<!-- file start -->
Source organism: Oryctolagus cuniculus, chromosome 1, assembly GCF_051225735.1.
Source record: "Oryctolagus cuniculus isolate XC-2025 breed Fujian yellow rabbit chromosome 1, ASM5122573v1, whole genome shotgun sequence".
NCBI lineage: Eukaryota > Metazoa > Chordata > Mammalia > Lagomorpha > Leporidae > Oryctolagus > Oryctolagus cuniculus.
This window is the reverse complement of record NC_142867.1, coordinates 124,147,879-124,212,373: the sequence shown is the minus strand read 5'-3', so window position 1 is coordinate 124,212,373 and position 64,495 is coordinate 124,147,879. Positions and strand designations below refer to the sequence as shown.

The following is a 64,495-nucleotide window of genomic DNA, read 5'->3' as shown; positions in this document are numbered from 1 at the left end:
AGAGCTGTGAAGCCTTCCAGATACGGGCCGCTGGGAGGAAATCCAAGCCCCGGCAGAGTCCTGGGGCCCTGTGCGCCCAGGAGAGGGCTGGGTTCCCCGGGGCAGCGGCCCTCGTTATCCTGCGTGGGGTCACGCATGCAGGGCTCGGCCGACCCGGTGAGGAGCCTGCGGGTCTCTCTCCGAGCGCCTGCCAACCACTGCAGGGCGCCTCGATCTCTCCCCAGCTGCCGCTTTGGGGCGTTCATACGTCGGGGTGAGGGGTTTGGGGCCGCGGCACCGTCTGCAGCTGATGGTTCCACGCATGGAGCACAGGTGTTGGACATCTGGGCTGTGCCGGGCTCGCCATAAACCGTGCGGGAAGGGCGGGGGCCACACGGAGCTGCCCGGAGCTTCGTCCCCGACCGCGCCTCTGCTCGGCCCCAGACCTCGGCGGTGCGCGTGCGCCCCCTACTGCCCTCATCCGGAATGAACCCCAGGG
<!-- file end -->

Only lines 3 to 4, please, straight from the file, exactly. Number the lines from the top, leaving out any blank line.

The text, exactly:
NCBI lineage: Eukaryota > Metazoa > Chordata > Mammalia > Lagomorpha > Leporidae > Oryctolagus > Oryctolagus cuniculus.
This window is the reverse complement of record NC_142867.1, coordinates 124,147,879-124,212,373: the sequence shown is the minus strand read 5'-3', so window position 1 is coordinate 124,212,373 and position 64,495 is coordinate 124,147,879. Positions and strand designations below refer to the sequence as shown.